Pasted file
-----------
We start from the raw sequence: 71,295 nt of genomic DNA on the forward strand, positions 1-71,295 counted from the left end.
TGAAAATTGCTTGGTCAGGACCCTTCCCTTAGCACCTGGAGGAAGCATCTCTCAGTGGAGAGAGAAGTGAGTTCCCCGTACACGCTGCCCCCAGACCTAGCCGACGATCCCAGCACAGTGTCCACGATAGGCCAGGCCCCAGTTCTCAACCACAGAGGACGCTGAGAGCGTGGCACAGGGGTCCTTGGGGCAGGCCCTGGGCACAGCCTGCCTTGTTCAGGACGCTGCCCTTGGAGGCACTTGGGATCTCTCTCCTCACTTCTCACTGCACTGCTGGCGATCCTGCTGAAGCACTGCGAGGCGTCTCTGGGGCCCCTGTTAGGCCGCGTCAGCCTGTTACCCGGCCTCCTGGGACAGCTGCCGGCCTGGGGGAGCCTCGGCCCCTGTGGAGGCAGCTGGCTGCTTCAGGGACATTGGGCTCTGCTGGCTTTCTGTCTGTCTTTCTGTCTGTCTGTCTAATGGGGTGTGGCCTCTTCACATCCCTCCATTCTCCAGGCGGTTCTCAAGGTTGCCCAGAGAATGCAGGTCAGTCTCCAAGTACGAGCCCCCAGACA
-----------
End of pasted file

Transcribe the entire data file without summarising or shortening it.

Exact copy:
We start from the raw sequence: 71,295 nt of genomic DNA on the forward strand, positions 1-71,295 counted from the left end.
TGAAAATTGCTTGGTCAGGACCCTTCCCTTAGCACCTGGAGGAAGCATCTCTCAGTGGAGAGAGAAGTGAGTTCCCCGTACACGCTGCCCCCAGACCTAGCCGACGATCCCAGCACAGTGTCCACGATAGGCCAGGCCCCAGTTCTCAACCACAGAGGACGCTGAGAGCGTGGCACAGGGGTCCTTGGGGCAGGCCCTGGGCACAGCCTGCCTTGTTCAGGACGCTGCCCTTGGAGGCACTTGGGATCTCTCTCCTCACTTCTCACTGCACTGCTGGCGATCCTGCTGAAGCACTGCGAGGCGTCTCTGGGGCCCCTGTTAGGCCGCGTCAGCCTGTTACCCGGCCTCCTGGGACAGCTGCCGGCCTGGGGGAGCCTCGGCCCCTGTGGAGGCAGCTGGCTGCTTCAGGGACATTGGGCTCTGCTGGCTTTCTGTCTGTCTTTCTGTCTGTCTGTCTAATGGGGTGTGGCCTCTTCACATCCCTCCATTCTCCAGGCGGTTCTCAAGGTTGCCCAGAGAATGCAGGTCAGTCTCCAAGTACGAGCCCCCAGACA